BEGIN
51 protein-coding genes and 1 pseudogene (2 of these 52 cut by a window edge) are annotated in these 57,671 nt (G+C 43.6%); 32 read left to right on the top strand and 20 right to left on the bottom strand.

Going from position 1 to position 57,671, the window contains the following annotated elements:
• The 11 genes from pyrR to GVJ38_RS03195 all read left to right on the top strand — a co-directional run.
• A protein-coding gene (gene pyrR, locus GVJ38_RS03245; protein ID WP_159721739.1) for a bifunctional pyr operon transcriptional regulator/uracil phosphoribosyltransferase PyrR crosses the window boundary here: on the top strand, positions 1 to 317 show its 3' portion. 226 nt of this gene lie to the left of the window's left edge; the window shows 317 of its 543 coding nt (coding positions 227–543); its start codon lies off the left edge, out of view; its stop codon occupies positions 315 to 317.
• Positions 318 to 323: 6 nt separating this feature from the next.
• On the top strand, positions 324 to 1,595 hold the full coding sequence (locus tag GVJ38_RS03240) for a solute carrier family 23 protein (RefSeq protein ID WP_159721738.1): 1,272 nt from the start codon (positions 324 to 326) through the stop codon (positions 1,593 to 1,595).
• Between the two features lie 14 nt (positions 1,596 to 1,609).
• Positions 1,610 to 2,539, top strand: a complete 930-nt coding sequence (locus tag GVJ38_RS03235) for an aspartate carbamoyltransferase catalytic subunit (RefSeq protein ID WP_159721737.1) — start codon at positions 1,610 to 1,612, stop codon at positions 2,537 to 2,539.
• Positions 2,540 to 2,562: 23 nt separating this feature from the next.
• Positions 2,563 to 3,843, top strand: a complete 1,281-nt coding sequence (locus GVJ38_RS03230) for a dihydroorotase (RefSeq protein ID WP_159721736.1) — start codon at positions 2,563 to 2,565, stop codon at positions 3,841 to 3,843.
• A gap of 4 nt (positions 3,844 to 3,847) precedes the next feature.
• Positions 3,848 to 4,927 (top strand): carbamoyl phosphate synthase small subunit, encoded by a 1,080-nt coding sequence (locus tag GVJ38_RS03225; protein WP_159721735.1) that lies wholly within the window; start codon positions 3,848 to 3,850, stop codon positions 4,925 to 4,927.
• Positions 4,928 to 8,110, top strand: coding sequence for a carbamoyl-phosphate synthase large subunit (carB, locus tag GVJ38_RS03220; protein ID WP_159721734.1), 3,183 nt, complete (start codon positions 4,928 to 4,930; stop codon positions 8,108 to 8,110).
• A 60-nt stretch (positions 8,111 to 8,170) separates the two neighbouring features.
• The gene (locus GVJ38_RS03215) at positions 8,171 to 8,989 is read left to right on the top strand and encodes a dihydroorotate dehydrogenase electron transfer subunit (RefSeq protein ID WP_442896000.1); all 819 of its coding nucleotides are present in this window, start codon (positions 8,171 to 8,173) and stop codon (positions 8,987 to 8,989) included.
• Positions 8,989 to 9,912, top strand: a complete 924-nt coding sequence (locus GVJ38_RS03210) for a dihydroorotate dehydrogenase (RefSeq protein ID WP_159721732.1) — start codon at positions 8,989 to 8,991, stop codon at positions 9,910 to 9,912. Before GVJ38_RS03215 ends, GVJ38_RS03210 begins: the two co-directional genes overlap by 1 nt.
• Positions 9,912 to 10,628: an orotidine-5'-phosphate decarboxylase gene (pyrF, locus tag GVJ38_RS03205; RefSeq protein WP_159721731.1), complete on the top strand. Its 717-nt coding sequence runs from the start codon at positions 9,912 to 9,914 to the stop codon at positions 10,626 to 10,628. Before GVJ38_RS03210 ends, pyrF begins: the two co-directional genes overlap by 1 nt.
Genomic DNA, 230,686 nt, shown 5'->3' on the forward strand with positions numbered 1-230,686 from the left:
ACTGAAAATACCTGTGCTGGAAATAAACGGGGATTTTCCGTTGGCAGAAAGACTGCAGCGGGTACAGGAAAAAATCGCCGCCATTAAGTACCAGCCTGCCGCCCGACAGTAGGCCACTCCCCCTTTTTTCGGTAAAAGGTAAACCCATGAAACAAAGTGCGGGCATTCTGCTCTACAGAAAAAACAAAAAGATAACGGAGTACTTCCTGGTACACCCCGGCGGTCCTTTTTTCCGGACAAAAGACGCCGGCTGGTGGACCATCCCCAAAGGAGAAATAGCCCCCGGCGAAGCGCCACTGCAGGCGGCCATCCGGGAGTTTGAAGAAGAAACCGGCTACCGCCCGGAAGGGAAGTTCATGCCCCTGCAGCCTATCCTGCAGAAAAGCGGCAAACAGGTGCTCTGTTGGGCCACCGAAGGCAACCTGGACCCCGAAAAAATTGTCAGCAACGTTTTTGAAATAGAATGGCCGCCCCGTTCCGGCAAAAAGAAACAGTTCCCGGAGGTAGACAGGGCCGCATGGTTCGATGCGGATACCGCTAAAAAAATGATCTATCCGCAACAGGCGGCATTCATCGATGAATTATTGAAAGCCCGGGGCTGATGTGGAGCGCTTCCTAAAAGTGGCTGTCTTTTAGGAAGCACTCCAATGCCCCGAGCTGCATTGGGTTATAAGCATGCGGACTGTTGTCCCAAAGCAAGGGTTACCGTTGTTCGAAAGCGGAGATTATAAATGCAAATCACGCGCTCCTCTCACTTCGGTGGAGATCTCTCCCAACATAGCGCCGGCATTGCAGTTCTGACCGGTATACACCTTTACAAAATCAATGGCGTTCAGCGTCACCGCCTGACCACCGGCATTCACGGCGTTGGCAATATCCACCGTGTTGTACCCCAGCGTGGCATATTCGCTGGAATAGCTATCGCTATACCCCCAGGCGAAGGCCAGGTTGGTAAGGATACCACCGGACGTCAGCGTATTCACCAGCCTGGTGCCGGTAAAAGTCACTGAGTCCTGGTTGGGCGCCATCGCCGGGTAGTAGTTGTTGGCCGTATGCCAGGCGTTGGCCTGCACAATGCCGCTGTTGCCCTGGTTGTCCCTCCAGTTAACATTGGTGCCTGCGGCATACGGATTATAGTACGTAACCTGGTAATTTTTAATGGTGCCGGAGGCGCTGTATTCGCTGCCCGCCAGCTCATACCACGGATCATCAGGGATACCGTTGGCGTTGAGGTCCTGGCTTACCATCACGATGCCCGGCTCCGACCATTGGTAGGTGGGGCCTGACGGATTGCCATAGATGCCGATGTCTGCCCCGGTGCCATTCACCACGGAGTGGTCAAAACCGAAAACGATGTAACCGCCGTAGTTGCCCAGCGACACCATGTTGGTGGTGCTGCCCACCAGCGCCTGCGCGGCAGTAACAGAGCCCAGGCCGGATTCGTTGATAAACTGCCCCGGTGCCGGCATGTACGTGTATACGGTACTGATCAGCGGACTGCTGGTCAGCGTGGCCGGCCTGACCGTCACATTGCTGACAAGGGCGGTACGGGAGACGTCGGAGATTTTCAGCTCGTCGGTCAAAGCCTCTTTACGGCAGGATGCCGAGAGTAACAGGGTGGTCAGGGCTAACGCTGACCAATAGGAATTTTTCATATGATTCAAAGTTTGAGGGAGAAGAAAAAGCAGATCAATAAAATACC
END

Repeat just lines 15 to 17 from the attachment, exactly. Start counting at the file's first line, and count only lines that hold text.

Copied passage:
• The gene (locus GVJ38_RS03215) at positions 8,171 to 8,989 is read left to right on the top strand and encodes a dihydroorotate dehydrogenase electron transfer subunit (RefSeq protein ID WP_442896000.1); all 819 of its coding nucleotides are present in this window, start codon (positions 8,171 to 8,173) and stop codon (positions 8,987 to 8,989) included.
• Positions 8,989 to 9,912, top strand: a complete 924-nt coding sequence (locus GVJ38_RS03210) for a dihydroorotate dehydrogenase (RefSeq protein ID WP_159721732.1) — start codon at positions 8,989 to 8,991, stop codon at positions 9,910 to 9,912. Before GVJ38_RS03215 ends, GVJ38_RS03210 begins: the two co-directional genes overlap by 1 nt.
• Positions 9,912 to 10,628: an orotidine-5'-phosphate decarboxylase gene (pyrF, locus tag GVJ38_RS03205; RefSeq protein WP_159721731.1), complete on the top strand. Its 717-nt coding sequence runs from the start codon at positions 9,912 to 9,914 to the stop codon at positions 10,626 to 10,628. Before GVJ38_RS03210 ends, pyrF begins: the two co-directional genes overlap by 1 nt.